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CULTURE: Thriller that doesn't have you on edge of your seat; Review.

Byline: Terry Grimley

Edge of Darkness

Arena Theatre, Wolverhampton


The refurbishment of the Grand Theatre means that the annual Charles Vance Summer Rep Season has been decanted to the 167-seat Arena Theatre.

It's brought a new audience to this normally fringe-orientated university venue, with daily matinees to soak up demand and an irregular performance pattern to accommodate events already programmed. Abigail's Party next week, for example, runs from Monday to Friday.

These long-established seasons of weekly rep recall the creaky charm of the genre, once the traditional training ground for British actors, while at the same time suggesting why it died out.

The theatrical thriller, once a staple of touring, is also now close to being extinct outside this museum-like context.

Brian Clemens' Edge of Darkness is a typical potboiling example of what younger generations have been missing.

It's set at the turn of the 20th century "in an isolated house located on a craggy coast" - not to be confused with "Cliff House, overlooking the Channel", in The House on the Cliff, coming up in a couple of weeks.

Cliffs are good for accidentally pushing off heiresses, or bohemian-dressed strangers with misplaced Russian accents who unexpectedly come looking for them.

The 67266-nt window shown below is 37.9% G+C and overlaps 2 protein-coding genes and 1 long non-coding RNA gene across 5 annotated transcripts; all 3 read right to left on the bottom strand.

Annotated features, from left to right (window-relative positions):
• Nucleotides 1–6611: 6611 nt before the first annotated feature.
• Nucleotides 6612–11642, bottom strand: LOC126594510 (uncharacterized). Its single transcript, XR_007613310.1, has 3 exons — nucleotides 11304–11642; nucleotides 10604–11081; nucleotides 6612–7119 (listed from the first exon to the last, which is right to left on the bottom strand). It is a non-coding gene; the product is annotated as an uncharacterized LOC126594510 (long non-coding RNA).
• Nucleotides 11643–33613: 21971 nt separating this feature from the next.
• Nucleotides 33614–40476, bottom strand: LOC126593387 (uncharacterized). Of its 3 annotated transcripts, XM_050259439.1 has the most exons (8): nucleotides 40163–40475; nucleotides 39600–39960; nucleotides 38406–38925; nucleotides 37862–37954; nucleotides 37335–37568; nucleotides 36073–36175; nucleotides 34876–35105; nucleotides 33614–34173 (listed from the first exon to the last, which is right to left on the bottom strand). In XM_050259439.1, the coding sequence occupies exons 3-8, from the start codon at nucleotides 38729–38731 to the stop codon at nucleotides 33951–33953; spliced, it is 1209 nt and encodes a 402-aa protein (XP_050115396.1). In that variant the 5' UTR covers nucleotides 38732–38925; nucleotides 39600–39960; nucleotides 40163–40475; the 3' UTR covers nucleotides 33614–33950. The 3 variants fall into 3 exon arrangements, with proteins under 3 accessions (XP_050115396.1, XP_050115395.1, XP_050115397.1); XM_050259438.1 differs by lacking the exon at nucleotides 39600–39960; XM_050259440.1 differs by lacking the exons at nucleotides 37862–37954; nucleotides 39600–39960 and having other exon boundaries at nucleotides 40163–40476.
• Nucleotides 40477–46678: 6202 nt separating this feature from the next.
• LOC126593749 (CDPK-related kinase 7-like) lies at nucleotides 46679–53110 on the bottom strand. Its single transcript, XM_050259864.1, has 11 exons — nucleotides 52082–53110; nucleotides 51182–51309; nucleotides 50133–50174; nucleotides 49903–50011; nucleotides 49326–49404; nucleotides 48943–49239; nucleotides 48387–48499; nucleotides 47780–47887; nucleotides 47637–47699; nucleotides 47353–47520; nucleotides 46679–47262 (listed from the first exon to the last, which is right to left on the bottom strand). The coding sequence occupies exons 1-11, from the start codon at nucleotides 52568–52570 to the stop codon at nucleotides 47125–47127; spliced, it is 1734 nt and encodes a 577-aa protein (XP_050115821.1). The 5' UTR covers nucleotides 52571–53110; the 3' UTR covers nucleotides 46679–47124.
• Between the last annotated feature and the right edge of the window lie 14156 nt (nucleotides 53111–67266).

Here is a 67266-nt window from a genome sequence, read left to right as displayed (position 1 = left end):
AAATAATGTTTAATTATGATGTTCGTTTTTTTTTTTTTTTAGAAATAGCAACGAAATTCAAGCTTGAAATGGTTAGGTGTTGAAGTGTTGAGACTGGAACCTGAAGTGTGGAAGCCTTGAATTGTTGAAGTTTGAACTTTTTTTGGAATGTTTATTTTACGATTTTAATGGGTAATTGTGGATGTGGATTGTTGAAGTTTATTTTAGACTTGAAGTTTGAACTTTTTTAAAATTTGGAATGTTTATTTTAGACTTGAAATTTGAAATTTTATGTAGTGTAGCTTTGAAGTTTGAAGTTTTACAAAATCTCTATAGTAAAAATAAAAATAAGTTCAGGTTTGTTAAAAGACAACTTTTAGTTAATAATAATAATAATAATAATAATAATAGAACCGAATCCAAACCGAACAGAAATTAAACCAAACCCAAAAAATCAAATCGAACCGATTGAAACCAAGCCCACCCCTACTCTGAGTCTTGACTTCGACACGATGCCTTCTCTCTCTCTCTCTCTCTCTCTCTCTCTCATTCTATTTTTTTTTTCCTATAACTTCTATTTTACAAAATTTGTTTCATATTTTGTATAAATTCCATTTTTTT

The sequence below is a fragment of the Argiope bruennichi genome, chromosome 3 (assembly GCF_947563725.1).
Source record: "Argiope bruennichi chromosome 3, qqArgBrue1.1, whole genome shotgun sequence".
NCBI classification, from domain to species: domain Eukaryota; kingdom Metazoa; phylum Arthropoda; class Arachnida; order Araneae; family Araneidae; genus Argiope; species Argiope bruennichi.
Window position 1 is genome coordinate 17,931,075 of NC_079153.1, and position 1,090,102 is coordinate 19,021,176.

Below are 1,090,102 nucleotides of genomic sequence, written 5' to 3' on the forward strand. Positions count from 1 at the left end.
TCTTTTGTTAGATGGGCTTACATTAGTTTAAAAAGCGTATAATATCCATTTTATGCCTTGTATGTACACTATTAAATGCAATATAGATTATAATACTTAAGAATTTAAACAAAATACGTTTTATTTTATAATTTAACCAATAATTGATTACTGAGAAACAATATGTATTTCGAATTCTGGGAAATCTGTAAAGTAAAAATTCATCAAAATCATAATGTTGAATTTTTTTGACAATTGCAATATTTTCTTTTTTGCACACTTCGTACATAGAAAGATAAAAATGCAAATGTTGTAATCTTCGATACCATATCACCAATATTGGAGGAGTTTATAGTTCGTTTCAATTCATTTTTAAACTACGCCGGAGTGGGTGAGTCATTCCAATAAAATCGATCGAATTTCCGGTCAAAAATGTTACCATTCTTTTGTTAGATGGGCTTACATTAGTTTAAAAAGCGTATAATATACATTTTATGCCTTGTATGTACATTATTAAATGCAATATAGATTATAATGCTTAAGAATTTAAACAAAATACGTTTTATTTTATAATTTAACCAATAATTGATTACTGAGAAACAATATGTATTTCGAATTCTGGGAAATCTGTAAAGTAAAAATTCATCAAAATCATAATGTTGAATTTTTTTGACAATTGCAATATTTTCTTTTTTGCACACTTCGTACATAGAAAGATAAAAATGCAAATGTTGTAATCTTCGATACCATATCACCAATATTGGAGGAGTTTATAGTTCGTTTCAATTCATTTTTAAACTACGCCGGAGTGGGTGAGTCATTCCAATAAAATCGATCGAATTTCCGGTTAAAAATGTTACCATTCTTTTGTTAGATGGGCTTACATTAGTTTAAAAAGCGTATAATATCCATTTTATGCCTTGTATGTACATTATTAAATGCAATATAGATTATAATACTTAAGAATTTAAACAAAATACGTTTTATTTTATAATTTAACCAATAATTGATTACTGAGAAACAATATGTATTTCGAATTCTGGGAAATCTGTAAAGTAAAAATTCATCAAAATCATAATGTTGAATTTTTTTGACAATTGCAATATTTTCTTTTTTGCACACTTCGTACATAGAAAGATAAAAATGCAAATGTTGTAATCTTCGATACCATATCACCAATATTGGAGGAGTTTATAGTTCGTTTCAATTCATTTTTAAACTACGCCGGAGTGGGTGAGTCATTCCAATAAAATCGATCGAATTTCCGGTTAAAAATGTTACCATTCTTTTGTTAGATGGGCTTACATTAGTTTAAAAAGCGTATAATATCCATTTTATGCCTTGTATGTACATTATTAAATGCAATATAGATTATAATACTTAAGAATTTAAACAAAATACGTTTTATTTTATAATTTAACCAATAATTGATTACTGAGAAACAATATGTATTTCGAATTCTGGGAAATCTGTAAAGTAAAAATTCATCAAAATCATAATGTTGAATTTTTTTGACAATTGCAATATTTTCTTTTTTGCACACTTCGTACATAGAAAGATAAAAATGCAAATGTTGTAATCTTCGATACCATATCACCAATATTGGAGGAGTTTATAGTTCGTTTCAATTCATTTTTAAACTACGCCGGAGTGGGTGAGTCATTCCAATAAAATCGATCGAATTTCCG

A middle-aged couple have just rediscovered their daughter - missing for three years - suffering from amnesia in Dublin. Or so they say.

Obviously nothing here is what it seems - least of all the smirky new servant who is no sooner in the house than he is rifling through a bureau.

The acting in this not particularly gripping mystery never aspires above the serviceable, but it would be hard to say whether the woodenness is more in the performance or the writing. So it will be interesting to see how these actors measure up to Abigail's Party

Running time: Two hours, 40 minutes. Until Saturday.
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Title Annotation:Features
Publication:The Birmingham Post (England)
Date:Jul 19, 2007
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